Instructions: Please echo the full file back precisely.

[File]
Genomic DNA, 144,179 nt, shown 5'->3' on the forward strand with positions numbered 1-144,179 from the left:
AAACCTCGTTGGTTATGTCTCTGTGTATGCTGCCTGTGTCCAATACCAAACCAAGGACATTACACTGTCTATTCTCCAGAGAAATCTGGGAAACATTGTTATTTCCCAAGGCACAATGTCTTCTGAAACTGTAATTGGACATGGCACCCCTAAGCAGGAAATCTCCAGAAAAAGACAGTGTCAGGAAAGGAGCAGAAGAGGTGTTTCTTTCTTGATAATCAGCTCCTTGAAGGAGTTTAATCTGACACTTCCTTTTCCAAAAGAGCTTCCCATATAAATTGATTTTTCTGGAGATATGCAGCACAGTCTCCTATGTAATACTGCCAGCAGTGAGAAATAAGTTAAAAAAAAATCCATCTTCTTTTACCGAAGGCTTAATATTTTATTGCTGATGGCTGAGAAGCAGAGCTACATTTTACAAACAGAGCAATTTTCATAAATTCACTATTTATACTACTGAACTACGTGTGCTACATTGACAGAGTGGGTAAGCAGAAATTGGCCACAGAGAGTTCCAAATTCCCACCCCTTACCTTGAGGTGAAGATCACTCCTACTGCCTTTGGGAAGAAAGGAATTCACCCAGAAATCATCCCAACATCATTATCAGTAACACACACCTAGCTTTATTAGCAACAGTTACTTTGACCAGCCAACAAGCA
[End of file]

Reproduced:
Genomic DNA, 144,179 nt, shown 5'->3' on the forward strand with positions numbered 1-144,179 from the left:
AAACCTCGTTGGTTATGTCTCTGTGTATGCTGCCTGTGTCCAATACCAAACCAAGGACATTACACTGTCTATTCTCCAGAGAAATCTGGGAAACATTGTTATTTCCCAAGGCACAATGTCTTCTGAAACTGTAATTGGACATGGCACCCCTAAGCAGGAAATCTCCAGAAAAAGACAGTGTCAGGAAAGGAGCAGAAGAGGTGTTTCTTTCTTGATAATCAGCTCCTTGAAGGAGTTTAATCTGACACTTCCTTTTCCAAAAGAGCTTCCCATATAAATTGATTTTTCTGGAGATATGCAGCACAGTCTCCTATGTAATACTGCCAGCAGTGAGAAATAAGTTAAAAAAAAATCCATCTTCTTTTACCGAAGGCTTAATATTTTATTGCTGATGGCTGAGAAGCAGAGCTACATTTTACAAACAGAGCAATTTTCATAAATTCACTATTTATACTACTGAACTACGTGTGCTACATTGACAGAGTGGGTAAGCAGAAATTGGCCACAGAGAGTTCCAAATTCCCACCCCTTACCTTGAGGTGAAGATCACTCCTACTGCCTTTGGGAAGAAAGGAATTCACCCAGAAATCATCCCAACATCATTATCAGTAACACACACCTAGCTTTATTAGCAACAGTTACTTTGACCAGCCAACAAGCA